Since the whole movement of Black Lives Matter (BLM) reared its head amid COVID-19, I found myself thinking more and more about my own coloured identity. I voiced my thoughts on the incidents that preempted the uprising, and I wholeheartedly condemned them. There were too many unnecessary deaths and I guess the stick finally broke the camel’s back for many of us. This civil uprising stirred up thoughts in my mind about my heritage, my own “blackness”, especially as someone who now lives in a world of white privilege.
My coloured background through my lens
Growing up, I never aligned myself with being black, or I should say, I did not have cause to question it. My skin is light brown or fair, my hair is soft and curly, and I am of mixed ethnicity. Where I come from, the street hecklers would call me “Reds” or “Red Woman”.
Through DNA testing my relatives found out that we have, on average, 41% of Nigerian ancestry derived from the maternal side of our family. This itself was not particularly shocking because we knew a lot about our ancestry; we’ve been researching it for a while. However, by looking at us, no one would guess that. I completely acknowledge all parts of me; the parts that are Scottish, Indian, Amerindian, and Portuguese; all of these are as important to who I am as being Nigerian. While I am quite comfortable in my skin, moving to North America and the recent BLM civil uprising, taught me that I needed to redefine how I saw myself.
Setting the framework for my multi-ethnicity
I grew up on the twin island of Trinidad and Tobago where skin colours range from white to dark brown. This was because of the first settlers and the immigrants who settled on the island before and after the abolition of slavery ended in 1838. There were South American native Indians, immigrants from Europe, Africa (from the slave trade), indentured labourers from India, China, Syria, Lebanon and Venezuela. My island was the “model island”, so immigration was prominent.With the inter-racial relationships that formed and the children born of these relationships, our people became a racial multi-ethnic melting pot, a callaloo, as we Trinis like to call our mixed bloodline; probably the most heterogeneous of all the Caribbean islands and perhaps throughout the world.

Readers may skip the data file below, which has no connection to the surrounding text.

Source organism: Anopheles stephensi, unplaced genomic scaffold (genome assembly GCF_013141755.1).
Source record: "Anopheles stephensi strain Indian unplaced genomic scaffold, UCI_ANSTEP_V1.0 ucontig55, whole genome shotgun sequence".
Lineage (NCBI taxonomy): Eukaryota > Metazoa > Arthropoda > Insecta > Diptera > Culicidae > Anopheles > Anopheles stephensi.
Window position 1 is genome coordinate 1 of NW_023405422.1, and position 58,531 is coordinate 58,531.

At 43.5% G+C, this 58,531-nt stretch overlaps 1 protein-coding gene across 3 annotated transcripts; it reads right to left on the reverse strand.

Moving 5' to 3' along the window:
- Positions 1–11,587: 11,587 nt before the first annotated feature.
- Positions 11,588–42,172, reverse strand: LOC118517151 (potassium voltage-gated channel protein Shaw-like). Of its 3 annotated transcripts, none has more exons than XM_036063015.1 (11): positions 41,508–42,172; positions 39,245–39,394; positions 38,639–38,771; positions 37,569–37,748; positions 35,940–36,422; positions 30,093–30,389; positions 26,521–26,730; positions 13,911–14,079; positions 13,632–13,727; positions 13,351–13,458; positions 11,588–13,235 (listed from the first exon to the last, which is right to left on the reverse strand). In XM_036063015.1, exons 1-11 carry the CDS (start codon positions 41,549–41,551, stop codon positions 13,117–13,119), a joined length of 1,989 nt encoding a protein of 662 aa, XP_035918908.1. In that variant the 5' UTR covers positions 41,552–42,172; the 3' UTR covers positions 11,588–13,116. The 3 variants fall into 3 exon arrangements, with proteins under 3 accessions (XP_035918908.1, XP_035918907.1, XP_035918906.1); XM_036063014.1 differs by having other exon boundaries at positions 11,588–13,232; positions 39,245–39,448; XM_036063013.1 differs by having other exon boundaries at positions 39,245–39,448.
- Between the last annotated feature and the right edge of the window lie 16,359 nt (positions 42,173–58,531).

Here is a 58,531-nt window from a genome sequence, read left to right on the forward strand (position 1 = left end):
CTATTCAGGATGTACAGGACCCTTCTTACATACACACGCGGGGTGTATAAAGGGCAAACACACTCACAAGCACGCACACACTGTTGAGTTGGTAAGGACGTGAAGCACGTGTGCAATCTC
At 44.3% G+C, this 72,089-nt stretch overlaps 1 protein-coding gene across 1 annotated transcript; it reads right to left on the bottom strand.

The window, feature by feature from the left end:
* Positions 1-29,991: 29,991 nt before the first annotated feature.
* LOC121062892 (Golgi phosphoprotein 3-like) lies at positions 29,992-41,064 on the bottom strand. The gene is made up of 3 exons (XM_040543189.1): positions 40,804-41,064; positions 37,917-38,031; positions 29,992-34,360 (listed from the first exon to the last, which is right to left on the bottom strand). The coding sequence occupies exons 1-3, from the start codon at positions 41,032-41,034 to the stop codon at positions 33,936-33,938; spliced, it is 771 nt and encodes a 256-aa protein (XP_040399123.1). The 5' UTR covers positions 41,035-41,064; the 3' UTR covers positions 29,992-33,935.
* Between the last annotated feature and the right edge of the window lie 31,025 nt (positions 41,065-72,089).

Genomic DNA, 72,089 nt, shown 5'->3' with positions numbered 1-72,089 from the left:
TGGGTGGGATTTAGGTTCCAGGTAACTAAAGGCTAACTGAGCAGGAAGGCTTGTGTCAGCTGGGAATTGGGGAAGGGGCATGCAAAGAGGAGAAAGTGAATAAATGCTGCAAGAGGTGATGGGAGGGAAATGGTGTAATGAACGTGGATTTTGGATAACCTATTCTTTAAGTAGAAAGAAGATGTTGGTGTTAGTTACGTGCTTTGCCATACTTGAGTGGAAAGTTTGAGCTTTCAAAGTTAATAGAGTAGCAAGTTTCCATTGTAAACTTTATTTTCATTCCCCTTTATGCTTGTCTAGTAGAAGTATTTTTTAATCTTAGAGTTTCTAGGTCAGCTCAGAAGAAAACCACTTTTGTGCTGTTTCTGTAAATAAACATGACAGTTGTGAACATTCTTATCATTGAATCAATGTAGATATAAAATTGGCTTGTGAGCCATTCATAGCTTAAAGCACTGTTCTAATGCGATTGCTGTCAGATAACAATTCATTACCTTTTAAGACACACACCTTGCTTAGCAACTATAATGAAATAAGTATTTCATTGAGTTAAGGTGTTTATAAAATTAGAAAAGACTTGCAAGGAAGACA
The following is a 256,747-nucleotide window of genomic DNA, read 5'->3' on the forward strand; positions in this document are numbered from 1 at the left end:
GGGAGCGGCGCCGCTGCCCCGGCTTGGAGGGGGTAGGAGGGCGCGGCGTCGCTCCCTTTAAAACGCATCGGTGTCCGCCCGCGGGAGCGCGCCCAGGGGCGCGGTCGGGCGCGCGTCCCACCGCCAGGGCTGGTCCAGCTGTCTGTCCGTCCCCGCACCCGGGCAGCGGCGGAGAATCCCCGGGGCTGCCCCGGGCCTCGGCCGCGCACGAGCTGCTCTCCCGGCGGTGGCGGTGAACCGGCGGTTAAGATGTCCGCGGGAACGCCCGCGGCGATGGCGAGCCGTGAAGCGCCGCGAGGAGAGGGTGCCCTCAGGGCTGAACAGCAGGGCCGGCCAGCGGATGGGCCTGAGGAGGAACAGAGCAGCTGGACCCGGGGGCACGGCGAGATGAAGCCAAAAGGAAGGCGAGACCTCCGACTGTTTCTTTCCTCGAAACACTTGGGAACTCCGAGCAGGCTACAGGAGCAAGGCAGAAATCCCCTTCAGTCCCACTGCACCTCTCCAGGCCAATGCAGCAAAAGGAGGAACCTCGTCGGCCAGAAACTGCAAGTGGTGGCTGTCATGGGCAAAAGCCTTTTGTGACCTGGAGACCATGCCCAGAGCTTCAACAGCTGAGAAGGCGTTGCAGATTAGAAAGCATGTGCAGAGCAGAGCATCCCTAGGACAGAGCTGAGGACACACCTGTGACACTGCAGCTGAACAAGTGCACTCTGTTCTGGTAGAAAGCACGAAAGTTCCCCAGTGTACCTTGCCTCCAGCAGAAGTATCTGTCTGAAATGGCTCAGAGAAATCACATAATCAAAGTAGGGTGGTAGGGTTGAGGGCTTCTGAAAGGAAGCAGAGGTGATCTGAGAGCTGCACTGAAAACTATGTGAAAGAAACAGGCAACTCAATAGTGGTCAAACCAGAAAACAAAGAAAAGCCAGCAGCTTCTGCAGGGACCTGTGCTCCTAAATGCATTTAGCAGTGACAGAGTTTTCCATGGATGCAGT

Defining ourselves by skin colour
Before migrating to North America in 2008, I never thought of myself as black; I was simply a Caribbean woman. In this part of the world, if your skin is not lily-white, you are a person of colour, and if your skin is a certain shade of brown, then you are deemed to be black. Depending on where you are and the time you’re in, the concept is even simpler, if you are not white, you are black. Society created this construct.
It was frustrating when I had to fill out data about my ethnicity because the available choices did not seem to describe me. There was no option for being multi-ethnic, so I left the response blank. This kind of thing forced me to question my identity and change the lens through which I saw myself. Since I started redefining, I no longer grapple with the options on the ethnicity section of forms, my option is now Black.
I never felt the negative effects of being black as some of my friends said they did. I did not experience racial undertones or tensions among peers or colleagues, nor did I ever feel discriminated against. One of my friends said this was so, perhaps, because I am not physically seen as black. This may be so, I do not know. Nonetheless, I cannot ignore that it happens to my friends or relatives who have a darker skin colour. It is their lived experience, and so it is mine. I acknowledge the realness of the social construct of racism and condemn its existence.
Systemic racism infiltrates every fibre of our society